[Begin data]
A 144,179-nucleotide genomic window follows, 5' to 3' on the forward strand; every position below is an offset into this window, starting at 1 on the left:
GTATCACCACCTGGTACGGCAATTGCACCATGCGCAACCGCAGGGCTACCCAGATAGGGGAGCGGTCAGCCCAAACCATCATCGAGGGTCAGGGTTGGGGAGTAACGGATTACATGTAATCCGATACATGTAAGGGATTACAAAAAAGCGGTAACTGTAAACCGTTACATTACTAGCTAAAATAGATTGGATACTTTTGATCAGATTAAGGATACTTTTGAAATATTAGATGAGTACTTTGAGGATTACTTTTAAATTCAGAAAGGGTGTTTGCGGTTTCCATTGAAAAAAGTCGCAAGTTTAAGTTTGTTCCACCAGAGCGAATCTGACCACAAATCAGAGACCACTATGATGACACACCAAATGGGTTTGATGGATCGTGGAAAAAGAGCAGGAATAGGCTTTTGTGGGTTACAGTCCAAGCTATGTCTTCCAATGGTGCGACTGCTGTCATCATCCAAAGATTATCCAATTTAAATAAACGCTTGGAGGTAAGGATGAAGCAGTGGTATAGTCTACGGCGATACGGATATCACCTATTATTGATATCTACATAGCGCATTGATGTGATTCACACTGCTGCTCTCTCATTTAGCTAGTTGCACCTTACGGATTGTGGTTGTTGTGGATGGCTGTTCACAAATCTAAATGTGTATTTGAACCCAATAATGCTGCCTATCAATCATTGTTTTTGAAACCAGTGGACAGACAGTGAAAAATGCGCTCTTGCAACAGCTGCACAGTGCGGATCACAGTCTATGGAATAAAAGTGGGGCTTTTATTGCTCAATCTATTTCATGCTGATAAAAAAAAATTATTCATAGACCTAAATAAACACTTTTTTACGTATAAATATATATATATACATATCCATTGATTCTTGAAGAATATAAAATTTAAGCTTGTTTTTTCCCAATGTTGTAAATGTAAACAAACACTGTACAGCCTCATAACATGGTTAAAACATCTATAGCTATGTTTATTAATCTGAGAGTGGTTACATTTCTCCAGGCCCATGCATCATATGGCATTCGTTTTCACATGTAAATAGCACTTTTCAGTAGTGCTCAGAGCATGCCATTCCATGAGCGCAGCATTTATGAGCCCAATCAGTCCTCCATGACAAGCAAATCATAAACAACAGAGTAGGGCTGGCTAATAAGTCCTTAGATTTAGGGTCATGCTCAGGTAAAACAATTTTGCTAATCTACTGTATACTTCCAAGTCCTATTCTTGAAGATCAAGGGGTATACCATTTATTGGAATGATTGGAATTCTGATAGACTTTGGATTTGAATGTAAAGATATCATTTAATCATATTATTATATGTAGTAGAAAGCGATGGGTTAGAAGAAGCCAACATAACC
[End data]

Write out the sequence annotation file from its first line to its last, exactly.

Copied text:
A 144,179-nucleotide genomic window follows, 5' to 3' on the forward strand; every position below is an offset into this window, starting at 1 on the left:
GTATCACCACCTGGTACGGCAATTGCACCATGCGCAACCGCAGGGCTACCCAGATAGGGGAGCGGTCAGCCCAAACCATCATCGAGGGTCAGGGTTGGGGAGTAACGGATTACATGTAATCCGATACATGTAAGGGATTACAAAAAAGCGGTAACTGTAAACCGTTACATTACTAGCTAAAATAGATTGGATACTTTTGATCAGATTAAGGATACTTTTGAAATATTAGATGAGTACTTTGAGGATTACTTTTAAATTCAGAAAGGGTGTTTGCGGTTTCCATTGAAAAAAGTCGCAAGTTTAAGTTTGTTCCACCAGAGCGAATCTGACCACAAATCAGAGACCACTATGATGACACACCAAATGGGTTTGATGGATCGTGGAAAAAGAGCAGGAATAGGCTTTTGTGGGTTACAGTCCAAGCTATGTCTTCCAATGGTGCGACTGCTGTCATCATCCAAAGATTATCCAATTTAAATAAACGCTTGGAGGTAAGGATGAAGCAGTGGTATAGTCTACGGCGATACGGATATCACCTATTATTGATATCTACATAGCGCATTGATGTGATTCACACTGCTGCTCTCTCATTTAGCTAGTTGCACCTTACGGATTGTGGTTGTTGTGGATGGCTGTTCACAAATCTAAATGTGTATTTGAACCCAATAATGCTGCCTATCAATCATTGTTTTTGAAACCAGTGGACAGACAGTGAAAAATGCGCTCTTGCAACAGCTGCACAGTGCGGATCACAGTCTATGGAATAAAAGTGGGGCTTTTATTGCTCAATCTATTTCATGCTGATAAAAAAAAATTATTCATAGACCTAAATAAACACTTTTTTACGTATAAATATATATATATACATATCCATTGATTCTTGAAGAATATAAAATTTAAGCTTGTTTTTTCCCAATGTTGTAAATGTAAACAAACACTGTACAGCCTCATAACATGGTTAAAACATCTATAGCTATGTTTATTAATCTGAGAGTGGTTACATTTCTCCAGGCCCATGCATCATATGGCATTCGTTTTCACATGTAAATAGCACTTTTCAGTAGTGCTCAGAGCATGCCATTCCATGAGCGCAGCATTTATGAGCCCAATCAGTCCTCCATGACAAGCAAATCATAAACAACAGAGTAGGGCTGGCTAATAAGTCCTTAGATTTAGGGTCATGCTCAGGTAAAACAATTTTGCTAATCTACTGTATACTTCCAAGTCCTATTCTTGAAGATCAAGGGGTATACCATTTATTGGAATGATTGGAATTCTGATAGACTTTGGATTTGAATGTAAAGATATCATTTAATCATATTATTATATGTAGTAGAAAGCGATGGGTTAGAAGAAGCCAACATAACC